Average MIT Applicant

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Discus: Individual Schools: US News Top 25: Massachusetts Institute of Technology: 2004 Archive: Average MIT Applicant
By Vision (Vision) on Saturday, May 15, 2004 - 03:06 pm: Edit

What do you guys think the average MIT Applicant is?
I say that as in, what is the minimum requirements that an applicant needs to have for admissions into MIT?
(a bit choppy on the wording)

Anyone wanna start a list to what an MIT applicant is expected of?

By Zzii (Zzii) on Saturday, May 15, 2004 - 04:04 pm: Edit

Average MIT Applicant = (1/n)*fnInt(a(x), x, 0, n) where n is the number of applicants and a(x) is a function that gives a particular applicant, x.

Lol j/k. But the point is there is no formula definition of an average applicant. Admissions is a subjective process looking at many things in combination. Just read some of the old posts in this thread and you will see how different everyone's individual situations are.

I know I didn't really answer your question. If you want a real statistical breakdown, look here:


These are just numbers, though, and you can't read too much into them. There are no official "minimum requirements" or "cut-offs." Nor is there a gaurantee that you will get in if you stats are above average.

By Quain (Quain) on Saturday, May 15, 2004 - 08:24 pm: Edit

An average MIT applicant is someone who is dedicated to something they believe in. Most often that is science, math, comp sci, etc... Your grades and scores have to be within the ballpark (1400+, 700+ generall). But what really gets you in is the passion you show, in whatever field of interest that you may have...

By Zzii (Zzii) on Saturday, May 15, 2004 - 11:28 pm: Edit

I should mention the (mathematic) anology that the admissions rep. used at the info session I went to a year ago:

He explained that admissions was like a coordinate grid. On it, you have your x-axis, which consists of scores, GPA, rank, and in general, academic achievement (generally more objective things). On the y-axis, you have extra-curriculars, essays, interview, and recommendations (more subjective stuff). One without the other won't help you. Some will have higher scores and grades with fewer EC's...others may have lower scores and grades but may show leadership or over-the-top passion in EC's or have great essays. It's a combination of all of this (and probably some luck).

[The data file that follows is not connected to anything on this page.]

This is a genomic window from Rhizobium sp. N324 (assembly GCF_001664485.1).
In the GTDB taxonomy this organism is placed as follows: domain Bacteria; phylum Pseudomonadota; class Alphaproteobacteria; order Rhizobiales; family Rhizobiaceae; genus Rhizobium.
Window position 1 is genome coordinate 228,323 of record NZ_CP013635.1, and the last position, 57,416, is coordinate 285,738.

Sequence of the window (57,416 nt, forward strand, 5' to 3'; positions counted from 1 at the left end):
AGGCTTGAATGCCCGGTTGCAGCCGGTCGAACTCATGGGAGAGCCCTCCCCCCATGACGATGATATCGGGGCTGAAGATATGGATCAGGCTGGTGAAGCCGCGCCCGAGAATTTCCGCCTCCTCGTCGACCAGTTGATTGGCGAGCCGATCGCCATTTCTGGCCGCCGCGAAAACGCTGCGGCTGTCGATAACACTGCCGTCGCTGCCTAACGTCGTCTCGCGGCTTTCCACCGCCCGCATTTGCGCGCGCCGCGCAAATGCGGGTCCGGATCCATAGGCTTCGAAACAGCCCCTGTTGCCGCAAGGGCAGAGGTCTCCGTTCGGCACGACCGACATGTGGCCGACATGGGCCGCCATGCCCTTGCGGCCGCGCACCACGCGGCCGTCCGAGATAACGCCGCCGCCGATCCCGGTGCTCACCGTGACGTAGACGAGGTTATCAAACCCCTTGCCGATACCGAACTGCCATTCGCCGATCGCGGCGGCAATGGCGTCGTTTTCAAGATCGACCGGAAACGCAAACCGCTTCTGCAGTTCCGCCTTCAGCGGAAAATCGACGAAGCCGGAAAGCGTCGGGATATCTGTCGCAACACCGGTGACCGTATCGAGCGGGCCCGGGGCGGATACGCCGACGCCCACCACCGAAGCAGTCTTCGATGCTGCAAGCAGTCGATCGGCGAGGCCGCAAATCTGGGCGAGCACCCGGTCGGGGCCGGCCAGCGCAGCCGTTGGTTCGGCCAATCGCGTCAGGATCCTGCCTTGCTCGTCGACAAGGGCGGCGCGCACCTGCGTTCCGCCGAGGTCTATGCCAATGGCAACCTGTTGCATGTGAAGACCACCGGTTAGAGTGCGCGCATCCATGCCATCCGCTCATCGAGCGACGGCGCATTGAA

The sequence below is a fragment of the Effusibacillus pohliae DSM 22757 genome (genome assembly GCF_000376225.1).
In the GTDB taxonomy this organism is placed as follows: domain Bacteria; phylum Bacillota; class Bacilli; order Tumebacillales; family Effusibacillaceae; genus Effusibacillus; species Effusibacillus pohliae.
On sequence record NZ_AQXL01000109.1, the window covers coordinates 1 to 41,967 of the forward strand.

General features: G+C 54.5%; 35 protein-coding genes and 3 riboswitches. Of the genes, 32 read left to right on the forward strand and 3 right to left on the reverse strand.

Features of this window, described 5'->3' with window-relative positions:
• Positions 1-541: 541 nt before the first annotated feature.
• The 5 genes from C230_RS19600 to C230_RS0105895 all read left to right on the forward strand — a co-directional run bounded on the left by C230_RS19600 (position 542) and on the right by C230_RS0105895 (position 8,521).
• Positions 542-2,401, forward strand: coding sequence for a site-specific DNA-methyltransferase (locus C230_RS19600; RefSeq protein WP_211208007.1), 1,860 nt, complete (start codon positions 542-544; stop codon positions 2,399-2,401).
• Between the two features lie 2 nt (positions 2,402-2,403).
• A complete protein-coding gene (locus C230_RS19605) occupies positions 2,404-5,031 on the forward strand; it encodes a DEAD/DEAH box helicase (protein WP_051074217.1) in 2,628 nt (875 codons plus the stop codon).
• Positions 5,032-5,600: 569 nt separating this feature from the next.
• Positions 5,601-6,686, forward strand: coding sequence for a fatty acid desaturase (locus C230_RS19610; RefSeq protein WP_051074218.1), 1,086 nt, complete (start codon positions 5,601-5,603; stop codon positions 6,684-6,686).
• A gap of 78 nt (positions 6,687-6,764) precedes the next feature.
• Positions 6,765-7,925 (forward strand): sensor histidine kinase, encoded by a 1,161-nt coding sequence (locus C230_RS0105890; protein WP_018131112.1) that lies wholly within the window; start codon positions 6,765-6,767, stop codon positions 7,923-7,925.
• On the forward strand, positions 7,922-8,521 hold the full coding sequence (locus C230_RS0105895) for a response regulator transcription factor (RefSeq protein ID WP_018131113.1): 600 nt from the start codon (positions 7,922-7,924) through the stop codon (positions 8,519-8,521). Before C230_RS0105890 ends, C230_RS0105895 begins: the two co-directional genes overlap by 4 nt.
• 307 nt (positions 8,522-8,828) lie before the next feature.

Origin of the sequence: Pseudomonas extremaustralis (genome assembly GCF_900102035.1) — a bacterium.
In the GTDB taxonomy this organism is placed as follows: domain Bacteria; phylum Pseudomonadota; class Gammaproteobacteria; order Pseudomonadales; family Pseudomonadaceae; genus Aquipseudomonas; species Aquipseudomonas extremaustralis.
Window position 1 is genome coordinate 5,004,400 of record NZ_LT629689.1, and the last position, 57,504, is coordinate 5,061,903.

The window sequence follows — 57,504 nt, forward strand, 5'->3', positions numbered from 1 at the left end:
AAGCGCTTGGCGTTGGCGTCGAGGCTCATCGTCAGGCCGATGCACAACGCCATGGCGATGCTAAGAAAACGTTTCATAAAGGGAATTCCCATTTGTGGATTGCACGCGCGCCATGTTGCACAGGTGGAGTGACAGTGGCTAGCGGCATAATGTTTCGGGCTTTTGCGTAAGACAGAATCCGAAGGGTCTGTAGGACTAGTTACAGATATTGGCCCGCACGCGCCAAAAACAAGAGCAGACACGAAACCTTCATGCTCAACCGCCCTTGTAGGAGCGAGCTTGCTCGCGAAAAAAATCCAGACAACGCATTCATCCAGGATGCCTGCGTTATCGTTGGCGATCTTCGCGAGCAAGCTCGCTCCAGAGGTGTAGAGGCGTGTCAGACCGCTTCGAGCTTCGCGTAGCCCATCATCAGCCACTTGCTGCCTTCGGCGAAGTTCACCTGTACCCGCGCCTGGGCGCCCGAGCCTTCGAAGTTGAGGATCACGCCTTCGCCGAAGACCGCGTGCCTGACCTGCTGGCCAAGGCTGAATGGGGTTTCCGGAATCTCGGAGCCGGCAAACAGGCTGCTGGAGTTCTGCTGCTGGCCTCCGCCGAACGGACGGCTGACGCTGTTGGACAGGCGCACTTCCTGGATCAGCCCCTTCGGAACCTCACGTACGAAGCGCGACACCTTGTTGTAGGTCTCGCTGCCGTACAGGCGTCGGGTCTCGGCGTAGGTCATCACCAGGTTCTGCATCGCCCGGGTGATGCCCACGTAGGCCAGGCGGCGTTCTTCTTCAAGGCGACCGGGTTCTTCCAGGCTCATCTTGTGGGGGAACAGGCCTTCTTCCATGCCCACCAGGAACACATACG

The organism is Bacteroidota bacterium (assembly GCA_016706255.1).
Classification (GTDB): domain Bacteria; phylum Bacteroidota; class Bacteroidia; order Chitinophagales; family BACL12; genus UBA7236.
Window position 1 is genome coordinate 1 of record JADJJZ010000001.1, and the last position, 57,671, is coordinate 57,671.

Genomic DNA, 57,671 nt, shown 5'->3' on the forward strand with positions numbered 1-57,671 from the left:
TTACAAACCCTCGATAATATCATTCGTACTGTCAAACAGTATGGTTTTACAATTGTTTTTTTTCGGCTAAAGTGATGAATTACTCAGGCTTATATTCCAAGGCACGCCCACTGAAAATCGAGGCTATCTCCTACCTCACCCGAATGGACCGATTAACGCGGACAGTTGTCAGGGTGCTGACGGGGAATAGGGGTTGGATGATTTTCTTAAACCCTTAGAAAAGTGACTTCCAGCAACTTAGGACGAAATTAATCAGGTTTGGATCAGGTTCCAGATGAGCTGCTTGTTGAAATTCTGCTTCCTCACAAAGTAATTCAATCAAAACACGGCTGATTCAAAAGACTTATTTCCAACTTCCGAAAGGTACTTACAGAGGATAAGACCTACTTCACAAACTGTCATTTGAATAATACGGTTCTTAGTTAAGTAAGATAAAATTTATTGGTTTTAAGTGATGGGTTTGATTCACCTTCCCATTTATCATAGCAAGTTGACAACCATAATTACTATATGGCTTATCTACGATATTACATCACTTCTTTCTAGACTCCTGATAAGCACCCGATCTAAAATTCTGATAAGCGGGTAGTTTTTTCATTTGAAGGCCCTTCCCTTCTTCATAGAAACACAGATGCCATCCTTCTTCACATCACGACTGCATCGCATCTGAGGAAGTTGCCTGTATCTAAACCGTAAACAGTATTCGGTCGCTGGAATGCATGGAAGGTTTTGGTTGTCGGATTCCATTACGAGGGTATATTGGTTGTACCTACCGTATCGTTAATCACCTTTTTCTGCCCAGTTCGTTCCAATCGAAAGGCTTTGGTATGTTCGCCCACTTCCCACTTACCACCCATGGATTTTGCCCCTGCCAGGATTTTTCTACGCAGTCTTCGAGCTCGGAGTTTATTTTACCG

By Sunflower189 (Sunflower189) on Sunday, May 16, 2004 - 01:29 am: Edit

The way that the admissions guy explained it to me is this:

You have three rankings - academic, co-curricular, and extracurricular. Academic is your straight stats...GPA/rank, SATs, AIME, etc. Co-curricular is the learning type stuff you do outside of school, like math team or research. Extracurricular is all the other random hobbyish stuff, like student government or swimming.

The last two get mushed together to make your subjective rating which Zzii mentioned. However, strength in one will not excuse crappiness in the other past a certain point.

For instance, one of the smartest '08s in my school got stuck on a waitlist. He had an obscene amount of involvement...with math team, physics team, and computer team. Uber-qualified. If he had had some piddly position anywhere else, even the stereotypical soup kitchen...but he didn't. Don't do that.

Then again, one really kickarse EC will excuse a lot of sins. Make someone on the adcom think, "Duude, that's neat." and you're in.

MIT also appears to have a strong bias towards creativity, and it's now their expressed policy to look for people who have "experienced their lives".

By Coderdeity (Coderdeity) on Sunday, May 16, 2004 - 11:13 pm: Edit

The average MIT student isnt average at all.

By Smillegal (Smillegal) on Monday, May 17, 2004 - 01:31 pm: Edit

if you get a really low sat score( like a 1100) but you are really devoted in the math and sciences, would you have a chance? ik now that the sat's doesn't measure everything in tan applicant and i am pretty sure that mit doesn't base admissions solely on the sat' s but would they count that against you?

By Alex614 (Alex614) on Wednesday, May 19, 2004 - 08:49 am: Edit

With an 1100, and a devotion to math and science, you still have a chance. My friend had the same score, and an average of 580 on all his SAT II's, and he still got in. But it should be noted that he was African American, and so it might have just been affirmative action.

By Haithman (Haithman) on Thursday, May 20, 2004 - 03:15 am: Edit

Wow alex did he do anything special?

By Smillegal (Smillegal) on Thursday, May 20, 2004 - 02:28 pm: Edit

i mean would a good grade on a research project ( like a semi finalist for westinghouse or intel sts) make up for that score? or a good score on both the amc12, aime, and usamo.. which is unlikely, but still possible..

By 2bad4u (2bad4u) on Thursday, May 20, 2004 - 07:35 pm: Edit

I heard of USAMO olypiads scoring in 600's and low 700's. USAMO olympiads get recruited heavily and their score in SAT MAth is probably insigificant since they have proved there math ability and a bad SAT score for them is just a hit at SAT's credibility

By Teej (Teej) on Thursday, May 27, 2004 - 11:48 am: Edit

Well when i got the MIT package, i was the first surprised as i had tried just out of luck... I didn't even do a science subject for SAT 2...And i'm kinda skeptical about being MIT material as it's mostly for the sciences...
I remember in the application that an application without sat 2 science scores will be considered as incomplete.... And yeah i did Cambridge A levels, and didn't do science.
I only did physics and chemistry up to Cambridge "o" Levels

By Smillegal (Smillegal) on Friday, May 28, 2004 - 03:30 pm: Edit

Would they look at your first sat score? .. I hope not. but if you improved by hundreds of points they won't hold that against you right? right?

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